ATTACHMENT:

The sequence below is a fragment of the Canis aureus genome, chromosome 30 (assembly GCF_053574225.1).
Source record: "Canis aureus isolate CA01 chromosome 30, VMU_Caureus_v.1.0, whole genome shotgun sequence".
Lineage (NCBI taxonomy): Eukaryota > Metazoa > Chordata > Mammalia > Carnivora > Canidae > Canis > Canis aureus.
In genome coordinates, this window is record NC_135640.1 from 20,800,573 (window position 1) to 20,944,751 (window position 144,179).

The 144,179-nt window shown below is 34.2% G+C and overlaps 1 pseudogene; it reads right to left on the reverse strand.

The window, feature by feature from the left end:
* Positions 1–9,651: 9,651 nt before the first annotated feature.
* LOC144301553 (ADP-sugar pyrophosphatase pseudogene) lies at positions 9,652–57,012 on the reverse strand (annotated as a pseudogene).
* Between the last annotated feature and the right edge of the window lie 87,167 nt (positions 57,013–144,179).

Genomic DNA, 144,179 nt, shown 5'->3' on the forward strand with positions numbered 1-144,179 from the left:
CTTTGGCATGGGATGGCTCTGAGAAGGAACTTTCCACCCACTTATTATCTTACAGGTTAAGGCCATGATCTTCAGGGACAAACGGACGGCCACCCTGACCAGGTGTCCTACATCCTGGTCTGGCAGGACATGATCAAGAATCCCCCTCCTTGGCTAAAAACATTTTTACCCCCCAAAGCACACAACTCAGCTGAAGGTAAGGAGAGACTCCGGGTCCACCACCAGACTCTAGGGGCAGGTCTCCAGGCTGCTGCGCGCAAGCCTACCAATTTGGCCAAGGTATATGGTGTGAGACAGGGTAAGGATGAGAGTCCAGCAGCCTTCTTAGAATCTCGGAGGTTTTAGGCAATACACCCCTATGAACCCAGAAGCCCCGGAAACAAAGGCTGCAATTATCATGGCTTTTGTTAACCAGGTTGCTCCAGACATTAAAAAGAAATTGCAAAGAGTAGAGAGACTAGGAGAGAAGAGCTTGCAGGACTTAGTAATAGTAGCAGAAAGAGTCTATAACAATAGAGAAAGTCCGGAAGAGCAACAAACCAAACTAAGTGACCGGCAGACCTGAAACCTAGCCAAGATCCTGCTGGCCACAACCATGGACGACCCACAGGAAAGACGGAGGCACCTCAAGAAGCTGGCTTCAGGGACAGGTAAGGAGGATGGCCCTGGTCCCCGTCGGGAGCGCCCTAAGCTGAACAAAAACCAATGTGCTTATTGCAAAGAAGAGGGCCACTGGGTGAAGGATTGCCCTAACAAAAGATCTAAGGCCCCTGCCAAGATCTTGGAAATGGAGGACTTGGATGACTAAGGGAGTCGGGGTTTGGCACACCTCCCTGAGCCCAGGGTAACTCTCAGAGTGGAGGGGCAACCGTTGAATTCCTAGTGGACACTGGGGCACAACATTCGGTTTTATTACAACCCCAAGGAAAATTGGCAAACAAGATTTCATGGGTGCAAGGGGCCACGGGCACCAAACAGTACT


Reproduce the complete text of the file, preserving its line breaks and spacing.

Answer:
The sequence below is a fragment of the Canis aureus genome, chromosome 30 (assembly GCF_053574225.1).
Source record: "Canis aureus isolate CA01 chromosome 30, VMU_Caureus_v.1.0, whole genome shotgun sequence".
Lineage (NCBI taxonomy): Eukaryota > Metazoa > Chordata > Mammalia > Carnivora > Canidae > Canis > Canis aureus.
In genome coordinates, this window is record NC_135640.1 from 20,800,573 (window position 1) to 20,944,751 (window position 144,179).

The 144,179-nt window shown below is 34.2% G+C and overlaps 1 pseudogene; it reads right to left on the reverse strand.

The window, feature by feature from the left end:
* Positions 1–9,651: 9,651 nt before the first annotated feature.
* LOC144301553 (ADP-sugar pyrophosphatase pseudogene) lies at positions 9,652–57,012 on the reverse strand (annotated as a pseudogene).
* Between the last annotated feature and the right edge of the window lie 87,167 nt (positions 57,013–144,179).

Genomic DNA, 144,179 nt, shown 5'->3' on the forward strand with positions numbered 1-144,179 from the left:
CTTTGGCATGGGATGGCTCTGAGAAGGAACTTTCCACCCACTTATTATCTTACAGGTTAAGGCCATGATCTTCAGGGACAAACGGACGGCCACCCTGACCAGGTGTCCTACATCCTGGTCTGGCAGGACATGATCAAGAATCCCCCTCCTTGGCTAAAAACATTTTTACCCCCCAAAGCACACAACTCAGCTGAAGGTAAGGAGAGACTCCGGGTCCACCACCAGACTCTAGGGGCAGGTCTCCAGGCTGCTGCGCGCAAGCCTACCAATTTGGCCAAGGTATATGGTGTGAGACAGGGTAAGGATGAGAGTCCAGCAGCCTTCTTAGAATCTCGGAGGTTTTAGGCAATACACCCCTATGAACCCAGAAGCCCCGGAAACAAAGGCTGCAATTATCATGGCTTTTGTTAACCAGGTTGCTCCAGACATTAAAAAGAAATTGCAAAGAGTAGAGAGACTAGGAGAGAAGAGCTTGCAGGACTTAGTAATAGTAGCAGAAAGAGTCTATAACAATAGAGAAAGTCCGGAAGAGCAACAAACCAAACTAAGTGACCGGCAGACCTGAAACCTAGCCAAGATCCTGCTGGCCACAACCATGGACGACCCACAGGAAAGACGGAGGCACCTCAAGAAGCTGGCTTCAGGGACAGGTAAGGAGGATGGCCCTGGTCCCCGTCGGGAGCGCCCTAAGCTGAACAAAAACCAATGTGCTTATTGCAAAGAAGAGGGCCACTGGGTGAAGGATTGCCCTAACAAAAGATCTAAGGCCCCTGCCAAGATCTTGGAAATGGAGGACTTGGATGACTAAGGGAGTCGGGGTTTGGCACACCTCCCTGAGCCCAGGGTAACTCTCAGAGTGGAGGGGCAACCGTTGAATTCCTAGTGGACACTGGGGCACAACATTCGGTTTTATTACAACCCCAAGGAAAATTGGCAAACAAGATTTCATGGGTGCAAGGGGCCACGGGCACCAAACAGTACT